10 Things You Might Not Know About Urgent Care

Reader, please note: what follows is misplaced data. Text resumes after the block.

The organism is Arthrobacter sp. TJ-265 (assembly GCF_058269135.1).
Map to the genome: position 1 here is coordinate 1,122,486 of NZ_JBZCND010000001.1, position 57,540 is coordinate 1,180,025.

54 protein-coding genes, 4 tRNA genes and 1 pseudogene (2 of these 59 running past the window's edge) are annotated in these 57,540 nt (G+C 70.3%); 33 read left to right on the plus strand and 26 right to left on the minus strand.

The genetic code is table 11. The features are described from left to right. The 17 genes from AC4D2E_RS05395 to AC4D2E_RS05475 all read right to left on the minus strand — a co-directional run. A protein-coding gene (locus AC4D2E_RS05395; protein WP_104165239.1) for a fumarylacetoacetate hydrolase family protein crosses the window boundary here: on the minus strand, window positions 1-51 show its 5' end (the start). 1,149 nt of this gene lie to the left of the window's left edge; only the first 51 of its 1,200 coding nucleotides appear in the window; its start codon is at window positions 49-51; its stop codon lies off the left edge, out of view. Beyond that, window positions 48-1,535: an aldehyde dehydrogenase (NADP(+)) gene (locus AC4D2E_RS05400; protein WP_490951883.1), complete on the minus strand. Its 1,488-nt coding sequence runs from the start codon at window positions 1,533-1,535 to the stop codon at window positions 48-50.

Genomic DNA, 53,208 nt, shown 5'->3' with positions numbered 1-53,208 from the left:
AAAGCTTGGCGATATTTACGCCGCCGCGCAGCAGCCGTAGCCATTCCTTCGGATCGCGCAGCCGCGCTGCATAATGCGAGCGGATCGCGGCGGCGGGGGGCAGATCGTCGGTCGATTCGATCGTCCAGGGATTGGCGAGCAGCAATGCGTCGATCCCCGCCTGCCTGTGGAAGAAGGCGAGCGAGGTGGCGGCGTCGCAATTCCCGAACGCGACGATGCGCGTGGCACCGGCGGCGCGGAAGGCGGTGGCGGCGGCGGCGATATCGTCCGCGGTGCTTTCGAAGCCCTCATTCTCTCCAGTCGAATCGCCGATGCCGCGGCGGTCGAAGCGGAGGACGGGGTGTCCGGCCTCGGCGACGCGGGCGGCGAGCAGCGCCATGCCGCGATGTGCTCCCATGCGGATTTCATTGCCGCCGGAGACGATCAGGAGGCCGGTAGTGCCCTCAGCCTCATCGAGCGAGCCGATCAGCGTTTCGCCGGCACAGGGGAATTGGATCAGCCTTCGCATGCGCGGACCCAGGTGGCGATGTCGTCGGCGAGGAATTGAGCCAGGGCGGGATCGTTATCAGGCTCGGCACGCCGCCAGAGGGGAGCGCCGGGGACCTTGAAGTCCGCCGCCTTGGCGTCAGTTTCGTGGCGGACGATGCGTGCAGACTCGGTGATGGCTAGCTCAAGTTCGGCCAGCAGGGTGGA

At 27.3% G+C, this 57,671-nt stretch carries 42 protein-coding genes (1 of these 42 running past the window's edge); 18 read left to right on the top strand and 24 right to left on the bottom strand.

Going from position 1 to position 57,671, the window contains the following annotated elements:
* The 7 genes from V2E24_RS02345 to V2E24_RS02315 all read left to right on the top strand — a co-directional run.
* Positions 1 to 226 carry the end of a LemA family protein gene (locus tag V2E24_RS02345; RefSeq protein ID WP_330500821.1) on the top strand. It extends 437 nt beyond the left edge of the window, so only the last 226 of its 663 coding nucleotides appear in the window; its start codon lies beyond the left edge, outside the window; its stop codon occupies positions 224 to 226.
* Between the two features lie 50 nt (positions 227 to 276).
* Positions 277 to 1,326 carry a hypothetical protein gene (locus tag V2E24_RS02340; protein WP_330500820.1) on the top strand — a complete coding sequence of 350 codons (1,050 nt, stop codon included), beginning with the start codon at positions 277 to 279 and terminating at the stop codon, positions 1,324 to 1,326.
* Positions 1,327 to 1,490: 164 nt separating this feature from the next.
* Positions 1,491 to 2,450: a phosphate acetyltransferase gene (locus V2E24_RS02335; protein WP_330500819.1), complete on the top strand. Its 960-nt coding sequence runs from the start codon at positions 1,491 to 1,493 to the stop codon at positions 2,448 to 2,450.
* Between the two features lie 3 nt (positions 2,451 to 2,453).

Visiting a Renown Urgent Care location is an excellent option when you have a non-severe condition, such as a skin rash or sore throat, can't get in to see your primary care provider in a timely manner or if you need an appointment after regular business hours. To learn more about the ins and outs of Urgent Care, we spoke to David Lemak, MD, Division Chief Urgent Care, who let us know some reasons to visit Urgent Care, how to make your visit as efficient as possible, and more. Remember, for a life-threatening emergency, call 911 immediately! Urgent Care is similar to a Primary Care provider Urgent Care providers can do most of the things your Primary Care provider can do, with visits billed the same as an office visit. If you could put the word “severe” in front of your reason for visiting Urgent Care, please go to the emergency department right away For a list of what is an appropriate visit for Urgent Care click here. Also, we recommend that babies 2 months old and younger should go to the Renown Children’s Emergency Department, not Urgent Care. Renown Health has 10 Urgent Care locations across northern Nevada There are five locations in Reno, two in Sparks, one in Carson City, one in Fernley and one in Fallon. For a complete list of Renown Urgent Care locations, click here. Many of your Urgent Care needs can be accomplished via a virtual visit, from the comfort of your home or office Conditions Appropriate for a Virtual Visit Included: - Common cold and cough symptoms - Muscular, tendon or joint pain not cause by injury - Allergy or sinus symptoms - Pink eye - Urinary discomfort - Backache - Sexually transmitted illness screening - Rashes or skin sores - Medication refills (no controlled substances) Some conditions are not appropriate for a virtual visit. They include: - Chest or abdominal pain - Shortness of breath - Traumatic injuries - Dizziness or confusion - Bleeding - High fever - Persistent vomiting - Loss of vision - Substance abuse or psychiatric problems Book ahead for shorter wait times, but remember walk-ins are always available. Click here to make your appointment. This booking page conveniently shows the next available appointment at each location. Typically, mornings and late afternoon (right before dinner time) have the shortest wait times if you plan on walking in. You will be asked to wait in your car when you arrive at a Renown Urgent Care facility. While you wait (or even before you arrive), patients are encouraged to complete all registration paperwork and co-pay information online. Urgent Care is great for visits such as back-to-school physicals, camp physicals, commercial motor vehicle exams and more. Sometimes you cannot get in to see your primary care provider to meet the last-minute deadlines for certain school or work-related physicals. Many of these appointments can be completed at Urgent Care; we just recommend you call ahead and confirm that our facility offers what you need. An Urgent Care provider can virtually order a PCR COVID-19 test. Whether you have a possible exposure, are not feeling quite like yourself or need a negative test for upcoming travel, a COVID-19 test can be ordered for you. The cost for a visit to Urgent Care is dependent on your benefits, but the visit is billed the same as a standard office visit. If you don’t have insurance, a basic visit to a Renown Urgent Care will cost $125.